Heroes of Empire: The British Imperial Protagonist in America, 1596-1764
University of Delaware Press, 2004 - 227 páginas
Over the past decade, literary scholars have become increasingly engaged with colonial studies and have fashioned various points of focus in their investigations of imperialist narratives, including the figure of woman, cannibalism, the romance of the first encounter, and the tropicopolitan. This book builds on existing work by offering a new focal point: the evolution of the British imperial hero in America from Sir Walter Ralegh's Discoverie of... Guiana (1596) to James Grainger's The Sugar Cane (1764), with concentration on narratives produced between the year of Cromwell's Western Design (1655) and the British raid on Cartegena (1741). Each individual chapter isolates a distinct type of colonial hero, furnishing examples from a wide variety of narratives, including some nonfiction essays and tracts, but chiefly novels, plays, and poems.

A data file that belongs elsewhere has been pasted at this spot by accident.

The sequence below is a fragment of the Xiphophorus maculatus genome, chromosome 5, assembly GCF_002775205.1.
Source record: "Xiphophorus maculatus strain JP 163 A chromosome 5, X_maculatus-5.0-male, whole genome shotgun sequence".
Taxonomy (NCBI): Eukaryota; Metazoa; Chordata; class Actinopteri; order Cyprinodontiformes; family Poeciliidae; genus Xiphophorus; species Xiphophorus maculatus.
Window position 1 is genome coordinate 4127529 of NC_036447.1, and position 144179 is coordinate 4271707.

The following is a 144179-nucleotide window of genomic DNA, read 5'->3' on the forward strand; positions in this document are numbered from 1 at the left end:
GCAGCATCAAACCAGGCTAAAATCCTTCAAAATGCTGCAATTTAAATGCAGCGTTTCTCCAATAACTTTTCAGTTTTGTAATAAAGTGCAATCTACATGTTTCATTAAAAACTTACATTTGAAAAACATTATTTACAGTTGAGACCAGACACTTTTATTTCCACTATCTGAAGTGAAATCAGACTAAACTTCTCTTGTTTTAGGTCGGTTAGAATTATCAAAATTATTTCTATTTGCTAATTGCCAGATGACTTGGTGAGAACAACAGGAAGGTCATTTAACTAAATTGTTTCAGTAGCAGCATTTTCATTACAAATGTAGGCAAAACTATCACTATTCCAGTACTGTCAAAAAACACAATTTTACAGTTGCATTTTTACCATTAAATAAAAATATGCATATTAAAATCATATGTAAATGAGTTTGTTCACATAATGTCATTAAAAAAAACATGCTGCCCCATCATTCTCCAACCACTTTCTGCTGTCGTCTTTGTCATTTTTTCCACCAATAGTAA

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Página 15 - torne, nor the vertue and salt of the soyle spent by manurance, the graves have not beene opened for gold, the mines not broken with sledges, nor their Images puld down out of their temples. It hath never been entred by any armie of strength, and never conquered or possessed by any Christian Prince.